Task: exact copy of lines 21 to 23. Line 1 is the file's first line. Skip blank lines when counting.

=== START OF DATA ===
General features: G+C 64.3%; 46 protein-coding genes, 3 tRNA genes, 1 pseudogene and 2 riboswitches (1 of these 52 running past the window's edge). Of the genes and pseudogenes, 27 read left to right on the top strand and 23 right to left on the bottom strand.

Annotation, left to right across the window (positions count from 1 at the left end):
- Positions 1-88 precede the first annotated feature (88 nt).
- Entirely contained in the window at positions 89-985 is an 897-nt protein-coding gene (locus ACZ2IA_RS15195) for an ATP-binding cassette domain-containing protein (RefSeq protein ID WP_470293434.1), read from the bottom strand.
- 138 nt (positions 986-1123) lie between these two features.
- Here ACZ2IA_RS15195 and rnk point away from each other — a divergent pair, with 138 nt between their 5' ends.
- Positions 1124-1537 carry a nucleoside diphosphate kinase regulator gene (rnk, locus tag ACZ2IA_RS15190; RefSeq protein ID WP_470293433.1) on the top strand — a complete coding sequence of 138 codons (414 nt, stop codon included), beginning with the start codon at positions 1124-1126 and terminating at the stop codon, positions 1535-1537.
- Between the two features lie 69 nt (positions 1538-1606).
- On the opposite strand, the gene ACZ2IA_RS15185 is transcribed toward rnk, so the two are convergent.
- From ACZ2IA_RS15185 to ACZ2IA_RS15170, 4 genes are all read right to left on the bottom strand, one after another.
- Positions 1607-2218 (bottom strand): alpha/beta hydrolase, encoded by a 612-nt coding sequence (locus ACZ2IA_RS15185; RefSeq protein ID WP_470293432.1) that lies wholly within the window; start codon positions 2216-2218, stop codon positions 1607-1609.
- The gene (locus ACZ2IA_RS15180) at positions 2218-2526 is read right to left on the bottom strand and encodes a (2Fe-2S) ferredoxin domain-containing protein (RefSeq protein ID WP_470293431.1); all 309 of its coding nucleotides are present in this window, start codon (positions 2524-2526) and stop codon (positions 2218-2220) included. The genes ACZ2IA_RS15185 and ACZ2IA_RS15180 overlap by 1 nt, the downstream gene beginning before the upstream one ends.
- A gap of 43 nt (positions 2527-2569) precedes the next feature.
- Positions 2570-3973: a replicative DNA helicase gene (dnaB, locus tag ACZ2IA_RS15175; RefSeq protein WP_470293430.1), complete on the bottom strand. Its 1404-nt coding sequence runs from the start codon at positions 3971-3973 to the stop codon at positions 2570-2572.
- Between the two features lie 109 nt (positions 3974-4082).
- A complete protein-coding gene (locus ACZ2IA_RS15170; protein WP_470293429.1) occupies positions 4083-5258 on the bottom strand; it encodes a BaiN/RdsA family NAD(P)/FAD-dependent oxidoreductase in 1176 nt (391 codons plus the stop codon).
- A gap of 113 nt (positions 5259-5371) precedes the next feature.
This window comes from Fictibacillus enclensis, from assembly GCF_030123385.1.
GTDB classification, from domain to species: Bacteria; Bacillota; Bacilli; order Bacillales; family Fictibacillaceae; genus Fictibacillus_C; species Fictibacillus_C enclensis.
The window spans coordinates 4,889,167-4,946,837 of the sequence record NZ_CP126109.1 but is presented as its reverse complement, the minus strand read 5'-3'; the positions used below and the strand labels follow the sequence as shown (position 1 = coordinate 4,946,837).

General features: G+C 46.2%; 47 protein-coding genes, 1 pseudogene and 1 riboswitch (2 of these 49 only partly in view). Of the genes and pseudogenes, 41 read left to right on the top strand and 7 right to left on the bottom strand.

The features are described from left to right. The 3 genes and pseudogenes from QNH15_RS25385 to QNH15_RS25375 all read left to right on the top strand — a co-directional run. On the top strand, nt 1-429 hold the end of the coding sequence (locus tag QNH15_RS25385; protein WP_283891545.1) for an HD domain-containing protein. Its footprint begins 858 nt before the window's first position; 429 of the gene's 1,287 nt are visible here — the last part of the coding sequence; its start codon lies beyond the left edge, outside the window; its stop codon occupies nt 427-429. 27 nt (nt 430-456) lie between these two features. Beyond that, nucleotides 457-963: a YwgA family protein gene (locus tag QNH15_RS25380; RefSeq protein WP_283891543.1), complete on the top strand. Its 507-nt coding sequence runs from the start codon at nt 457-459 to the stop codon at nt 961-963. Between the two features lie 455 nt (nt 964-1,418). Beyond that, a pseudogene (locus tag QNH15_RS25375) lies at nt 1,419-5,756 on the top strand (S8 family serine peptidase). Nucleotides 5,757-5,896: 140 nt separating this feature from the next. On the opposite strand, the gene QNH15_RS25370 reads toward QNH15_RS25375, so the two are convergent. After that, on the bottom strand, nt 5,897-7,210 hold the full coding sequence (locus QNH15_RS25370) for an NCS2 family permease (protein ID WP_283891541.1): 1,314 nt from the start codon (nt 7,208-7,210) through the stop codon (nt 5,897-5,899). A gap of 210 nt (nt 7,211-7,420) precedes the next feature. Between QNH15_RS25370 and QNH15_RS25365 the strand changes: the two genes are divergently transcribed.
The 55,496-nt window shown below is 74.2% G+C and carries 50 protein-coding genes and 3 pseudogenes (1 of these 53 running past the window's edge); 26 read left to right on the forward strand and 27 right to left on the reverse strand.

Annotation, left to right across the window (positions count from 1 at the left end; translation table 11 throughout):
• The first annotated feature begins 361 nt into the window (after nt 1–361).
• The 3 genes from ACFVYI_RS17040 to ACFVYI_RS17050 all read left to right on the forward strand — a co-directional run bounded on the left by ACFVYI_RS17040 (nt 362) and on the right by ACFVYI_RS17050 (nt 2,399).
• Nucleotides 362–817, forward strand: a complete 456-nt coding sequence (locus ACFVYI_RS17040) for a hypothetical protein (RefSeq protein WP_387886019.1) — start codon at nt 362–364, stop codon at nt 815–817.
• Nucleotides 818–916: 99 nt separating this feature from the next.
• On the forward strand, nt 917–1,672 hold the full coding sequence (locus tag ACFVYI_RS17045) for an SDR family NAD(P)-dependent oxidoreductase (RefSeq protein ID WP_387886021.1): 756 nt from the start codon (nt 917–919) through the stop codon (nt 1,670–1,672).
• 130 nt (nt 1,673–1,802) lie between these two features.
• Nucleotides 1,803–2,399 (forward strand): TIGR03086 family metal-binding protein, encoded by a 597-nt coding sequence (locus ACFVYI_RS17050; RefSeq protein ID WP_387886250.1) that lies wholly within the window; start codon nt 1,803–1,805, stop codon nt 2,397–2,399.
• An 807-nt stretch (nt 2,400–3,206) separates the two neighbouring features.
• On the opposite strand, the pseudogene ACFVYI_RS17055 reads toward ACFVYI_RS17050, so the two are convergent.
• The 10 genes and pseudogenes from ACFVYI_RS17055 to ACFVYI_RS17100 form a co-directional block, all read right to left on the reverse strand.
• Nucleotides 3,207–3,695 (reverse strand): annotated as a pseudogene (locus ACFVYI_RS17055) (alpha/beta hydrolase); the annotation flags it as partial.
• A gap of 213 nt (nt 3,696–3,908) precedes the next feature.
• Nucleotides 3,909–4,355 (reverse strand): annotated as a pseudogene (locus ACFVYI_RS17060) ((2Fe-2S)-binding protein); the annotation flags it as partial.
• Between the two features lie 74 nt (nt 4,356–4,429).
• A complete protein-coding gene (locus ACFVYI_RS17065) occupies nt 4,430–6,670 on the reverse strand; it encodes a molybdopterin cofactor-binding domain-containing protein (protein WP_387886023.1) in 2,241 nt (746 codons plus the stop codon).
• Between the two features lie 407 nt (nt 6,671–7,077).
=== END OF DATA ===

General features: G+C 46.2%; 47 protein-coding genes, 1 pseudogene and 1 riboswitch (2 of these 49 only partly in view). Of the genes and pseudogenes, 41 read left to right on the top strand and 7 right to left on the bottom strand.

The features are described from left to right. The 3 genes and pseudogenes from QNH15_RS25385 to QNH15_RS25375 all read left to right on the top strand — a co-directional run. On the top strand, nt 1-429 hold the end of the coding sequence (locus tag QNH15_RS25385; protein WP_283891545.1) for an HD domain-containing protein. Its footprint begins 858 nt before the window's first position; 429 of the gene's 1,287 nt are visible here — the last part of the coding sequence; its start codon lies beyond the left edge, outside the window; its stop codon occupies nt 427-429. 27 nt (nt 430-456) lie between these two features. Beyond that, nucleotides 457-963: a YwgA family protein gene (locus tag QNH15_RS25380; RefSeq protein WP_283891543.1), complete on the top strand. Its 507-nt coding sequence runs from the start codon at nt 457-459 to the stop codon at nt 961-963. Between the two features lie 455 nt (nt 964-1,418). Beyond that, a pseudogene (locus tag QNH15_RS25375) lies at nt 1,419-5,756 on the top strand (S8 family serine peptidase). Nucleotides 5,757-5,896: 140 nt separating this feature from the next. On the opposite strand, the gene QNH15_RS25370 reads toward QNH15_RS25375, so the two are convergent. After that, on the bottom strand, nt 5,897-7,210 hold the full coding sequence (locus QNH15_RS25370) for an NCS2 family permease (protein ID WP_283891541.1): 1,314 nt from the start codon (nt 7,208-7,210) through the stop codon (nt 5,897-5,899). A gap of 210 nt (nt 7,211-7,420) precedes the next feature. Between QNH15_RS25370 and QNH15_RS25365 the strand changes: the two genes are divergently transcribed.
The 55,496-nt window shown below is 74.2% G+C and carries 50 protein-coding genes and 3 pseudogenes (1 of these 53 running past the window's edge); 26 read left to right on the forward strand and 27 right to left on the reverse strand.